By Various authors

20 April 2018 - 08:00

'There was a tray full of tangerines next to the cashier, but no matter how many times I asked, he pointed outside with increasing irritation.' Photo ©

Sharon McCutcheon used under licence and adapted from the original.

For UN Chinese Language Day, we asked British Council colleagues who have studied Mandarin to tell us about their most memorable mistake with tone while living and working in China. 

I like to read the tissues in the morning 

During my first week in China, I went to a kiosk to buy a pack of tissues, which I thought should be 一包纸 (yibaozhi – first, first and third tone). To my confusion, the shopkeeper handed me a copy of the Chinese Financial and Economic Times, a 报纸 (baozhi – fourth and third tone).

Do you want an extra cup on your bed? 

While living with a host family in Zhuhai, I mentioned I was cold during the nights. After I said this, my host mother would ask (or so I thought) before I went to bed each night if I’d like an extra cup (杯子 beizi – first tone) to help keep me warm. It seemed like a strange solution to me, so I declined each time. After about five nights, rather than asking, my host mother handed me a thick duvet and said 被子! (beizi – fourth tone). I was never cold again and was also reassured that my hosts didn’t hug cups at night to keep warm.

Would you like cigarettes on your potatoes?

I asked for salt (盐 yan – second tone) at my local grocer. I realised I had used the wrong tone when I was handed a packet of cigarettes (烟 yan – first tone).

Can you give me directions to the turtle?

On a school trip to Beijing in 2005 (before the age of smartphones), I was looking for an internet cafe. I asked a few people for the nearest internet cafe (网吧 wangba – third and first tone), but was met with shocked looks. Eventually, I asked a newspaper vendor. After staring at me for a moment, he laughed and pointed me down the road towards an internet cafe. On arrival, I checked a dictionary and discovered that the word I used literally translates to 'turtle', which is an insult in Mandarin.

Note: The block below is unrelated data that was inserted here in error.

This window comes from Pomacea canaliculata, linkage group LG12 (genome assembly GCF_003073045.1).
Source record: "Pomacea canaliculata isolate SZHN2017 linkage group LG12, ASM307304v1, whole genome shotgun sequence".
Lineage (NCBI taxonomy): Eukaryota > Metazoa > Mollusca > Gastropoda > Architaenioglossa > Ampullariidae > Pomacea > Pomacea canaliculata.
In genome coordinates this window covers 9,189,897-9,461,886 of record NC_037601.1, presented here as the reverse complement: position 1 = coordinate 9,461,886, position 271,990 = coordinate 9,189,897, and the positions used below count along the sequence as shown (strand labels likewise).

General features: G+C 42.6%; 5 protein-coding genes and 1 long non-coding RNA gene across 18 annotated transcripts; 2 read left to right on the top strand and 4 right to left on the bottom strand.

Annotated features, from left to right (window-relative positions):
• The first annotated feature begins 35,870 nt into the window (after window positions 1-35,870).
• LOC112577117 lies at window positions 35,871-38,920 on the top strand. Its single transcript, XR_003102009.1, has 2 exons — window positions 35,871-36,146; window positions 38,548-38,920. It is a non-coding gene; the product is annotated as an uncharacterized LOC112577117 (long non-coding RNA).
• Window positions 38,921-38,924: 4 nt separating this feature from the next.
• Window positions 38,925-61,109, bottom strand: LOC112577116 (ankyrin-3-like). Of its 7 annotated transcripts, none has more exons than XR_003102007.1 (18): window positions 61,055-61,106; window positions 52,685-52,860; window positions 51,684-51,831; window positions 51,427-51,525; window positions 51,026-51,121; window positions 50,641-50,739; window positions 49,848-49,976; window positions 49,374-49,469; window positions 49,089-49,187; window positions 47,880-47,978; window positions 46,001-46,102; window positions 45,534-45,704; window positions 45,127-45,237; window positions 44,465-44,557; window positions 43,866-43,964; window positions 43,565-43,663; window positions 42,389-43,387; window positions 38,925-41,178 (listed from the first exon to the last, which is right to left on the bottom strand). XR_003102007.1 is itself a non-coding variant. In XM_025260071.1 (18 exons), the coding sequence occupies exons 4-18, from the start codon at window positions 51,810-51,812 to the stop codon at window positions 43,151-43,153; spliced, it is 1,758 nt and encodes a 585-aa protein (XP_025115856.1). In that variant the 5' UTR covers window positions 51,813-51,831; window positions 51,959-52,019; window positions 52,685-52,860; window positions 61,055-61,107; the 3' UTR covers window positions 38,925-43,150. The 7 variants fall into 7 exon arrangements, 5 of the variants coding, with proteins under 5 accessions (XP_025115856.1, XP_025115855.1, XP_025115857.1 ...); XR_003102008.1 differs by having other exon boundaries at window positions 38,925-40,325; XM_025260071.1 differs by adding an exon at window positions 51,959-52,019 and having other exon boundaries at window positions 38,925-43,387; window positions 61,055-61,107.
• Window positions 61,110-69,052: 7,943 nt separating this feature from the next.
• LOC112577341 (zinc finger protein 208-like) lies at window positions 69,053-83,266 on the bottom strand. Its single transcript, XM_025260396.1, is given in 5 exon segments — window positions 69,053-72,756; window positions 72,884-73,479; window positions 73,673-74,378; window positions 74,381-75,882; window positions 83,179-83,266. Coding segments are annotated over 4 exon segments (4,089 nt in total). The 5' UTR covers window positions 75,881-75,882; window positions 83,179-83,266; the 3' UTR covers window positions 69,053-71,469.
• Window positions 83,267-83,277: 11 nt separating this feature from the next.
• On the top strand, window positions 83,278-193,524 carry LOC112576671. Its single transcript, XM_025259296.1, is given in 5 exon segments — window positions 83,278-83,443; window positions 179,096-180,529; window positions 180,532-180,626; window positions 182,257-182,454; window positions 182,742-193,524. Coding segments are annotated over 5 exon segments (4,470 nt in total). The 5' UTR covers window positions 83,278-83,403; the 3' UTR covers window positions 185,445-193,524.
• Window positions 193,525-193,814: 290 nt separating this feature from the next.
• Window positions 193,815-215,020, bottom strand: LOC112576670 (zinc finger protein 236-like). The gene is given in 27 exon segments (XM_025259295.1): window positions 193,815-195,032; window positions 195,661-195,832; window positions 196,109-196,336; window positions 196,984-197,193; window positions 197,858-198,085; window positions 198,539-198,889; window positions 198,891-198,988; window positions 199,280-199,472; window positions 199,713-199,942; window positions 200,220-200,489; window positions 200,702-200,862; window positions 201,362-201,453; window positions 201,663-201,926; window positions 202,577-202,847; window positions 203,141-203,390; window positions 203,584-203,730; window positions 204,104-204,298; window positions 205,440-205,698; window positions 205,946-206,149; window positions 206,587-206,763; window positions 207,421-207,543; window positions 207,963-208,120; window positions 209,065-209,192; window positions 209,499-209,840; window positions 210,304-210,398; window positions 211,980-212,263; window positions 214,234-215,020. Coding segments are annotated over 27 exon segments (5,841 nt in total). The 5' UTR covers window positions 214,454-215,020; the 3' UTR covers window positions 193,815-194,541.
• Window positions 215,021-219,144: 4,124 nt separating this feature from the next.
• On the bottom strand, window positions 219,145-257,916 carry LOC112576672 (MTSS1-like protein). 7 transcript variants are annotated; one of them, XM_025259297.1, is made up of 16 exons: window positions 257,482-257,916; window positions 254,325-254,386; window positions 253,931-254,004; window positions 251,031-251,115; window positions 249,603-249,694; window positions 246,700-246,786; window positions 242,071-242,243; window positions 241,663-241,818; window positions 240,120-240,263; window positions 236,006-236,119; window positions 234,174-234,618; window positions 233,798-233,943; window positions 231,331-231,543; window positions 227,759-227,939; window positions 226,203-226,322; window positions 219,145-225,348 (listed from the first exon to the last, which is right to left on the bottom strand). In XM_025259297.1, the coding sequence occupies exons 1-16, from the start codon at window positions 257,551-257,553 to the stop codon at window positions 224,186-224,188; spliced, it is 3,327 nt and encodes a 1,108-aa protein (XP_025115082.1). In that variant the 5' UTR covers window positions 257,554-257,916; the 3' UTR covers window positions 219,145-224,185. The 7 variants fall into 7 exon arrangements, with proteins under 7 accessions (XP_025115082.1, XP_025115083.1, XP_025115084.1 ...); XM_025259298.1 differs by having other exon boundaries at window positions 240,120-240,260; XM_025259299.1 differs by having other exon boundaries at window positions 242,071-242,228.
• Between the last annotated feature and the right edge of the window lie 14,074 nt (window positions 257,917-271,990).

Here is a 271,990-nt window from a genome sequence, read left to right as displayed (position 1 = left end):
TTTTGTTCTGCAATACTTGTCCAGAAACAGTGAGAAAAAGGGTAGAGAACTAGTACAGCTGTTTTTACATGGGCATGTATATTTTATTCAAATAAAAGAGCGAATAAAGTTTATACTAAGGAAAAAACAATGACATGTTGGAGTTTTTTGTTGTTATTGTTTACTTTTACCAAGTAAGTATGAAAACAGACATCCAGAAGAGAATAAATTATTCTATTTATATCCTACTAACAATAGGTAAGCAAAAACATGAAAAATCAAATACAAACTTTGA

That restaurant makes the best sleep 

I was on a weekend trip with some Chinese friends when we started discussing dinner plans. We were in my hotel room at the time. I had been craving dumplings (水饺 shuijiao – third and third tone) all day, so I emphatically said 'I want dumplings!' Then I watched in confusion as my friends quickly left the room and wished me a good night. Later I realised that I had said 'I want to sleep!' (睡觉 shuijiao – fourth and fourth tone).

Are these saws organic? 

I went to my local fruit shop for the first time and asked for a tangerine (橘子 juzi – second and neutral tone). There was a tray full of tangerines next to the cashier, but no matter how many times I asked, he pointed outside with increasing irritation. Frustrated, I left. Later, I found out I had been asking to buy a saw (锯子 juzi – fourth and neutral tone) in the fruit shop and the cashier had been pointing me towards a tool shop down the road.

There is still time for schools in England to sign up to the Mandarin Excellence Programme for September 2018. 

Find study and work opportunities available in China through the Generation UK - China programme

The British Council’s Mandarin Excellence Programme is an intensive language programme, which aims to get at least 5,000 school pupils in England on track to fluency in Mandarin Chinese by 2020 – hopefully avoiding some of the mistakes described above. 

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